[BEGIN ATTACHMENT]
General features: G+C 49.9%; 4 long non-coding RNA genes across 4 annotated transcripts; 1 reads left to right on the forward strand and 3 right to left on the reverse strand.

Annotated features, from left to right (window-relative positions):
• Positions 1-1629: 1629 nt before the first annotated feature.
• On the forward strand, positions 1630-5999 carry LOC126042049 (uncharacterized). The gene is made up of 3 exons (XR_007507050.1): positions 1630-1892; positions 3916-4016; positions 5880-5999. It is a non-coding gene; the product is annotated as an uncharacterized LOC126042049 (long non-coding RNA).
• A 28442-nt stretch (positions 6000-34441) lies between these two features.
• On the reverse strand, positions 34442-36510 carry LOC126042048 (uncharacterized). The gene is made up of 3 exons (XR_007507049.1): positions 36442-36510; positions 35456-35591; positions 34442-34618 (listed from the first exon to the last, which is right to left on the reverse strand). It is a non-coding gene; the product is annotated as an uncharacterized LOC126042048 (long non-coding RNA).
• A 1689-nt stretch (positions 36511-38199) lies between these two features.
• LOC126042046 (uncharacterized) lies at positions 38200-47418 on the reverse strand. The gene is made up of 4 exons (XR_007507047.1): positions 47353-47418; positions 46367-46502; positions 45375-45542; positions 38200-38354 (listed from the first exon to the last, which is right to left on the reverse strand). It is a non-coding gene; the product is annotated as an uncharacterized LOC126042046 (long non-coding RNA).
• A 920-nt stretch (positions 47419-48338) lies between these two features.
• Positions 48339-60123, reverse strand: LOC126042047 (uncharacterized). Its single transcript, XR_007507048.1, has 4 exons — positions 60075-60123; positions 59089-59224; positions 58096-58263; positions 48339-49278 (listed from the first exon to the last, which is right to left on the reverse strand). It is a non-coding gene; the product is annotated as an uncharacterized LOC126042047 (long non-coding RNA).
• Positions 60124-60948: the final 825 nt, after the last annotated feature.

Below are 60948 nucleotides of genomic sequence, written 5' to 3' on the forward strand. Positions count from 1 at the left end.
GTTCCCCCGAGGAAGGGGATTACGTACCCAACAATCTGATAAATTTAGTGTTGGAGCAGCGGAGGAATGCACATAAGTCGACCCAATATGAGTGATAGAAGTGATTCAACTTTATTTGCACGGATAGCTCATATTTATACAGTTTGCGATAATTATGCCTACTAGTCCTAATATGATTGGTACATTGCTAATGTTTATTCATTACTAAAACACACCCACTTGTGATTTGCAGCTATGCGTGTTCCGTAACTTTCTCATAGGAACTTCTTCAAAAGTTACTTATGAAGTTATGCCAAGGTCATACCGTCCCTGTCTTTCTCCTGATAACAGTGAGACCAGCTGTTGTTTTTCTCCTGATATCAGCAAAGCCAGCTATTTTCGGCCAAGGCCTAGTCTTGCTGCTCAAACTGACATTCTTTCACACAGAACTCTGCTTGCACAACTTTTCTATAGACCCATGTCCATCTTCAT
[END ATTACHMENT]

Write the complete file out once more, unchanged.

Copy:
General features: G+C 49.9%; 4 long non-coding RNA genes across 4 annotated transcripts; 1 reads left to right on the forward strand and 3 right to left on the reverse strand.

Annotated features, from left to right (window-relative positions):
• Positions 1-1629: 1629 nt before the first annotated feature.
• On the forward strand, positions 1630-5999 carry LOC126042049 (uncharacterized). The gene is made up of 3 exons (XR_007507050.1): positions 1630-1892; positions 3916-4016; positions 5880-5999. It is a non-coding gene; the product is annotated as an uncharacterized LOC126042049 (long non-coding RNA).
• A 28442-nt stretch (positions 6000-34441) lies between these two features.
• On the reverse strand, positions 34442-36510 carry LOC126042048 (uncharacterized). The gene is made up of 3 exons (XR_007507049.1): positions 36442-36510; positions 35456-35591; positions 34442-34618 (listed from the first exon to the last, which is right to left on the reverse strand). It is a non-coding gene; the product is annotated as an uncharacterized LOC126042048 (long non-coding RNA).
• A 1689-nt stretch (positions 36511-38199) lies between these two features.
• LOC126042046 (uncharacterized) lies at positions 38200-47418 on the reverse strand. The gene is made up of 4 exons (XR_007507047.1): positions 47353-47418; positions 46367-46502; positions 45375-45542; positions 38200-38354 (listed from the first exon to the last, which is right to left on the reverse strand). It is a non-coding gene; the product is annotated as an uncharacterized LOC126042046 (long non-coding RNA).
• A 920-nt stretch (positions 47419-48338) lies between these two features.
• Positions 48339-60123, reverse strand: LOC126042047 (uncharacterized). Its single transcript, XR_007507048.1, has 4 exons — positions 60075-60123; positions 59089-59224; positions 58096-58263; positions 48339-49278 (listed from the first exon to the last, which is right to left on the reverse strand). It is a non-coding gene; the product is annotated as an uncharacterized LOC126042047 (long non-coding RNA).
• Positions 60124-60948: the final 825 nt, after the last annotated feature.

Below are 60948 nucleotides of genomic sequence, written 5' to 3' on the forward strand. Positions count from 1 at the left end.
GTTCCCCCGAGGAAGGGGATTACGTACCCAACAATCTGATAAATTTAGTGTTGGAGCAGCGGAGGAATGCACATAAGTCGACCCAATATGAGTGATAGAAGTGATTCAACTTTATTTGCACGGATAGCTCATATTTATACAGTTTGCGATAATTATGCCTACTAGTCCTAATATGATTGGTACATTGCTAATGTTTATTCATTACTAAAACACACCCACTTGTGATTTGCAGCTATGCGTGTTCCGTAACTTTCTCATAGGAACTTCTTCAAAAGTTACTTATGAAGTTATGCCAAGGTCATACCGTCCCTGTCTTTCTCCTGATAACAGTGAGACCAGCTGTTGTTTTTCTCCTGATATCAGCAAAGCCAGCTATTTTCGGCCAAGGCCTAGTCTTGCTGCTCAAACTGACATTCTTTCACACAGAACTCTGCTTGCACAACTTTTCTATAGACCCATGTCCATCTTCAT